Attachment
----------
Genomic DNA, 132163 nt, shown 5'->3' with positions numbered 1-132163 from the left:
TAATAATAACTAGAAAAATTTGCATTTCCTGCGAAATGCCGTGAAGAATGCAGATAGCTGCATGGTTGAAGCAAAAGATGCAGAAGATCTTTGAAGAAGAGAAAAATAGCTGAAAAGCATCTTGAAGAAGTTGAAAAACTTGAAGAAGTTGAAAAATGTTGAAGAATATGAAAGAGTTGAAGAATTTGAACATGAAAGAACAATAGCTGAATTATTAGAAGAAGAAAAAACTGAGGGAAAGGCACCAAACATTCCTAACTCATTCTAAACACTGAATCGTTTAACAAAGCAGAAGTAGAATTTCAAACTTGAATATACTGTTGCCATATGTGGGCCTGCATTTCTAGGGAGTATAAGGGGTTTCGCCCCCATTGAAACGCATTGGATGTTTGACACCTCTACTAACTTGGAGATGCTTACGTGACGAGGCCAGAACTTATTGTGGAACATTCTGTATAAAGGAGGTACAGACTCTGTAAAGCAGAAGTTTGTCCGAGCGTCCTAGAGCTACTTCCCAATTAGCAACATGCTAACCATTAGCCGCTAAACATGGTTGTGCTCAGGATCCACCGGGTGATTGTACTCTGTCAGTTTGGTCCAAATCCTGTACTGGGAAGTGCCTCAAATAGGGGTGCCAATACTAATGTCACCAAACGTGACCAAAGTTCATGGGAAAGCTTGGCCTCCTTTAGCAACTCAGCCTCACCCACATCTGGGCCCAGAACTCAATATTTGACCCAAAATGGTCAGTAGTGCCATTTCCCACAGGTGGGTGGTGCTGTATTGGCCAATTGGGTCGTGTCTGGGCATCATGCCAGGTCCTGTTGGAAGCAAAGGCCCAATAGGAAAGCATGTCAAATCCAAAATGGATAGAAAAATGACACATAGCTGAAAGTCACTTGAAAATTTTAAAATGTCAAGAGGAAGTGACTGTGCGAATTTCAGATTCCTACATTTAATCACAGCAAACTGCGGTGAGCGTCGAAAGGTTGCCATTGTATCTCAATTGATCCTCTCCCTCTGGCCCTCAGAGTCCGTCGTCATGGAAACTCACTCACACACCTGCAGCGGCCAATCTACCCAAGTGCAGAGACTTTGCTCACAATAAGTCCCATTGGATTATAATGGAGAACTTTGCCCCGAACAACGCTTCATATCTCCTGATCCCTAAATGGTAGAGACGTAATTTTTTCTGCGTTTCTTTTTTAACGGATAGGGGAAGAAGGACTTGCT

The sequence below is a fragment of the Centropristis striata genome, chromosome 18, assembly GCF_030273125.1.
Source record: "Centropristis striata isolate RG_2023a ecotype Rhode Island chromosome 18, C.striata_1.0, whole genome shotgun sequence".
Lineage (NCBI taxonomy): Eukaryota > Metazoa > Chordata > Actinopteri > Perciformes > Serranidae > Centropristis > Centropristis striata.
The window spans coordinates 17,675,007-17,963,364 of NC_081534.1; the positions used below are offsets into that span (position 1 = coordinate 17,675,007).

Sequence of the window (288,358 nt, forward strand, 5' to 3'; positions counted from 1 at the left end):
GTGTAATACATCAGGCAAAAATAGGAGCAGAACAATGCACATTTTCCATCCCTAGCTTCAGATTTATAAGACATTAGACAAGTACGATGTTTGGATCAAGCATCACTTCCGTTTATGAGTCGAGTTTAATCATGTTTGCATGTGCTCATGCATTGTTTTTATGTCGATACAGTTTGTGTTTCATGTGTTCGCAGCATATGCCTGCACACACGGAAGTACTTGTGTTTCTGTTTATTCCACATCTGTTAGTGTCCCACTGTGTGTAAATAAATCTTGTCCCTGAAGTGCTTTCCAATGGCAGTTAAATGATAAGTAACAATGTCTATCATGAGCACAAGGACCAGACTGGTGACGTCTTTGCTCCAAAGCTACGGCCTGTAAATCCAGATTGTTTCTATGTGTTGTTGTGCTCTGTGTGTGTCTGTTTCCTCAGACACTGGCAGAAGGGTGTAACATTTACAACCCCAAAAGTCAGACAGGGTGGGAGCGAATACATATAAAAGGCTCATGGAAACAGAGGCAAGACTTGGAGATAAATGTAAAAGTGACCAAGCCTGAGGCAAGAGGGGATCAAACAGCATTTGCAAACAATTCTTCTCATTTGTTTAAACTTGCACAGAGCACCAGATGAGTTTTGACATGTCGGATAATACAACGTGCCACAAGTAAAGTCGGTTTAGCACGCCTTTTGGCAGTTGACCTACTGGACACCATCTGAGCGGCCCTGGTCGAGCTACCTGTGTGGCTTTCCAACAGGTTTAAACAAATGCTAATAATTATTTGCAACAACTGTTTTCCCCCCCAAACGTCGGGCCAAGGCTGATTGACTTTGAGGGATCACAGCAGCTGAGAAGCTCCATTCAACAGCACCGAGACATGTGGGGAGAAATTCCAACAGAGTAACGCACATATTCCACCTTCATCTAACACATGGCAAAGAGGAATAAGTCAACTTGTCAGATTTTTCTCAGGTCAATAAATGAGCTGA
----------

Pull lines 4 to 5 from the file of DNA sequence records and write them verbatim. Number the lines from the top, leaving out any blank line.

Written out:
Source record: "Centropristis striata isolate RG_2023a ecotype Rhode Island chromosome 18, C.striata_1.0, whole genome shotgun sequence".
Lineage (NCBI taxonomy): Eukaryota > Metazoa > Chordata > Actinopteri > Perciformes > Serranidae > Centropristis > Centropristis striata.